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Decision support system for optimal design and operation of ponds for watershed runoff management


Al-Ansi, Abdulwahab Mujahed Hasan (2010) Decision support system for optimal design and operation of ponds for watershed runoff management. PhD thesis, Universiti Putra Malaysia.

Abstract / Synopsis

With climate change and rapid land development the extremes in occurrence of floods and droughts are inevitable. More frequent floods are occurring with bigger losses and damage to properties and lives. On the other hand, agricultural droughts are also more frequent causing shortages of water for crop irrigation during dry seasons. Severe floods and droughts in any watershed or river basin under rapid development make water resources management a very important criteria for environmental and agriculture sustainability.The Upper Bernam River Basin (UBRB) Malaysia is the main source of irrigation water supply for a 20,000 ha rice granary. There is no dam reservoir for irrigation, but irrigation is by river diversion of the river irrigation system. Landuse has rapidly changed from 1984 until today. This result in shortage of irrigation water supply during low flow months whereas several floods incidents were observed lately. Therefore, it is very important to control floods during high flow months and also maintain high base flows so that enough water is available for irrigation during the low flow months. Understanding how the landuse change influences the river basin hydrology may enable planners to formulate policies to minimize the undesirable effects of land development. The objectives of this study were to assess the impacts of landuse changes on the watershed runoff in a humid tropical river basin and to develop a decision support system based on continuous hydrological simulation integrated with optimization algorithm to determine the optimal ponds locations, sizes and operations for floods control during high flow months and maintain river flow during low flow months. The need for spatial and temporal land-cover change detection over a larger scale makes satellite imagery the most cost effective, efficient and reliable source of data. The applicability of GIS makes it an important and efficient tool for spatial hydrologic modeling. In this study the integration of GIS and Soil and Water Assessment Tool (ARCSWAT) were used to evaluate the impacts of current and planed of landuse changes on stream flow quantity in the study area.The study was conducted using 27 years of records (1981-2007). Calibration and validation of the model were performed initially. Model performance was checked using both graphical and statistical indicators. During calibration, the annual, monthly and daily flow results were 0.82, 0.65, 0.68, 0.81, 0.62 and 0.58 for R2 and E, respectively and 1.00, 0.93, 0.89, 0.99, 0.92 and 0.88 respectively during validation. As for forecasting validation, R2 and E were 0.98, 0.86, 0.55, 0.91, 0.84 and 0.53 respectively. In general, the model showed good performance in simulating flow as well as forecasting. Five scenarios were performed to identify the individual effect of mixed landuse change on stream flow. The scenario results demonstrated that landuse changes were responsible for an increase in the annual flow depth of 8% to 39%, and 16% to 59% during high flow months. Landuse changes also caused a decrease of 3% to 32% during low flow months. Flow forecasting for the year 2020 using 30 forecasting cycles was found to be the optimal for the study area. The results showed that there was a decrease by 50% below the monthly irrigation water demand during low flow months, which emphasized the need to include structural best management practices (BMPs) such as ponds in the study area for future land development plan to mitigate the future landuse changes on flow quantity. A watershed runoff management decision support system model (WARM-DSS) was developed to maintain the future development rate with concern for mitigation of its impact to the environment and water quantity. The model showed generally good performance in simulating the runoff with reasonable statistical indicators (3.75, 4.46, 0.034, 0.99 and 0.98 for MAE, RMSE, U, R2 and E, respectively). For 2020 expected landuse changes in the study area, the model was applied with flood and drought return periods of 2, 5, 10, 20, 50 and 100 years. The results were twelve ponds with total maximum area of 2900 ha, maximum storage capacity of 1.45 x 108 m3 and specific daily operation were found to be the optimal to achieve the targeted flow during both high flow months and low flow months. The reduction in floods were 20%, 59%, 79%, 140%, 206% and 304% for the return periods of 2, 5, 10, 20, 50 and 100, respectively. While the increases in flow for the drought return periods were 19%, 40%, 47%, 43%, 37% and 30%.The developed model in this study has high potentiality to be applied for any future development plans to predict the hydrological impacts, to mitigate the risk of floods, and to avoid the shortage of irrigation water. The model also works as a framework for science-based decision making tool when formulating landuse policies. It can be a practical tool for hydrologists, engineers and town and country planners. The irrigation engineers can use this tool during the planning for irrigation water supply and determination of future ponds location and size to increase the availability of the irrigation water and temporary storage of flood water.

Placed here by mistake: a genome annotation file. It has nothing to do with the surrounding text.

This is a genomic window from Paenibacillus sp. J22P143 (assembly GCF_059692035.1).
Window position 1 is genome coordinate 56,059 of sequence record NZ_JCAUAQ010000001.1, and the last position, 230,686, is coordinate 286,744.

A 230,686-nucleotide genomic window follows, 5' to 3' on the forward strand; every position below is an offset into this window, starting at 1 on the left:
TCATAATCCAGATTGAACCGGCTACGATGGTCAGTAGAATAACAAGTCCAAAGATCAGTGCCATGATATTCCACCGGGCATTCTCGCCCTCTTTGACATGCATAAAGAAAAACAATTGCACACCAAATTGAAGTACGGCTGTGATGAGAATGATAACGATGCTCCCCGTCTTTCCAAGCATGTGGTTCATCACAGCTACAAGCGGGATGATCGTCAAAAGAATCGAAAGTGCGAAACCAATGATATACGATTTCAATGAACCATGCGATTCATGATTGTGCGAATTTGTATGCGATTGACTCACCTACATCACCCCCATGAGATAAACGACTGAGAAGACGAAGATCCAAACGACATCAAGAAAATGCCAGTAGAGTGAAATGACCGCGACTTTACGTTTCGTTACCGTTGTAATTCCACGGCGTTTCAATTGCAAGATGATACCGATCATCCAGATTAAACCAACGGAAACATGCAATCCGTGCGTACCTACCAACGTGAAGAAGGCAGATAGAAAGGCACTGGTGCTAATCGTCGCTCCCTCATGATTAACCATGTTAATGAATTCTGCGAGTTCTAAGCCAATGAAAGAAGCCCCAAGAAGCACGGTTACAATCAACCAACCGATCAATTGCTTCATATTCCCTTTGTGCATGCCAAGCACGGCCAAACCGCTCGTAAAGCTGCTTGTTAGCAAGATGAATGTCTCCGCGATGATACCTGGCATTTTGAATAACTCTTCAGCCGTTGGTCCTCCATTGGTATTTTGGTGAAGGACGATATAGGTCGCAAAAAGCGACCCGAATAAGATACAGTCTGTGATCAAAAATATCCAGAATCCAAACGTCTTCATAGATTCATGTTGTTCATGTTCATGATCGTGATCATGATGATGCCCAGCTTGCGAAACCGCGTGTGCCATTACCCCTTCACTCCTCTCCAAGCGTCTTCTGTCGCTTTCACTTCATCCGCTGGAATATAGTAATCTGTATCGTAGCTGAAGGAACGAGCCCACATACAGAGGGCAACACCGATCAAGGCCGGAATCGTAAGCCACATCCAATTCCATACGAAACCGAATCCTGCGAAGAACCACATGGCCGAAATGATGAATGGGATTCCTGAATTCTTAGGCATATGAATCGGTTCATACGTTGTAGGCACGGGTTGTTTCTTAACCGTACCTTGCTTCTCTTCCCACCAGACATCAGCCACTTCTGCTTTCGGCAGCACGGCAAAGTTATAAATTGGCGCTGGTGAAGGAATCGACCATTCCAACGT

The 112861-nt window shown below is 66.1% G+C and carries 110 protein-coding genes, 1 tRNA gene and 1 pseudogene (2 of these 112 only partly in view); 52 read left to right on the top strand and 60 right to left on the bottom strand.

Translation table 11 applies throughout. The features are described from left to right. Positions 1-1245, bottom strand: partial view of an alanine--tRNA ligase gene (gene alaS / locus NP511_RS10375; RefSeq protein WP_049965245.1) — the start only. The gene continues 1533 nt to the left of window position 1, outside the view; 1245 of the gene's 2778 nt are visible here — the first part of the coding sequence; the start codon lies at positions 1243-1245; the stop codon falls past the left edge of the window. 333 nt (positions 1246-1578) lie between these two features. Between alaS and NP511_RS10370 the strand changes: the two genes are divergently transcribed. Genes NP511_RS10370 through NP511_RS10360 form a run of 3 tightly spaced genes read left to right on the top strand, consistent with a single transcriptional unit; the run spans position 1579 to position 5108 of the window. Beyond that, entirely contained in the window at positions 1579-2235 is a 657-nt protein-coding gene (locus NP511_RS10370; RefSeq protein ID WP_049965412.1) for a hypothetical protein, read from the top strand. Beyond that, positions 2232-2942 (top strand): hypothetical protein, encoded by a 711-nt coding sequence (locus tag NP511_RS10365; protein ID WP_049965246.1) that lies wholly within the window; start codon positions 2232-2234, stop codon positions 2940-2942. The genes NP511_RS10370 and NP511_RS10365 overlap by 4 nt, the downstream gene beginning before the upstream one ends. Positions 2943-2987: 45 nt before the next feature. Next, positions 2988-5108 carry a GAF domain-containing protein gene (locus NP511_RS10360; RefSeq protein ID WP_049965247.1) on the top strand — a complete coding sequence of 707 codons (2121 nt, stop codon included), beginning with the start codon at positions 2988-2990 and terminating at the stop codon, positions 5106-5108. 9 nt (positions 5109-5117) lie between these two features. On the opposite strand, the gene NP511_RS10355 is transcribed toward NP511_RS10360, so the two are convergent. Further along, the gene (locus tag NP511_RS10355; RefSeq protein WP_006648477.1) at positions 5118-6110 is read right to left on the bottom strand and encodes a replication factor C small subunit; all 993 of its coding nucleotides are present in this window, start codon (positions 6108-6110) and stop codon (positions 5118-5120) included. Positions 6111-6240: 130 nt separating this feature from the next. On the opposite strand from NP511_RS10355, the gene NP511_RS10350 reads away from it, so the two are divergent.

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Additional Metadata

Item Type: Thesis (PhD)
Subject: Watershed management
Subject: Urban runoff - Management
Subject: Ponds
Call Number: FK 2010 41
Chairman Supervisor: Professor Mohd Amin Mohd Soom, Ph.D., P.Eng., FIEM.
Divisions: Faculty of Engineering
Depositing User: Haridan Mohd Jais
Date Deposited: 02 Oct 2015 15:25
Last Modified: 02 Oct 2015 15:25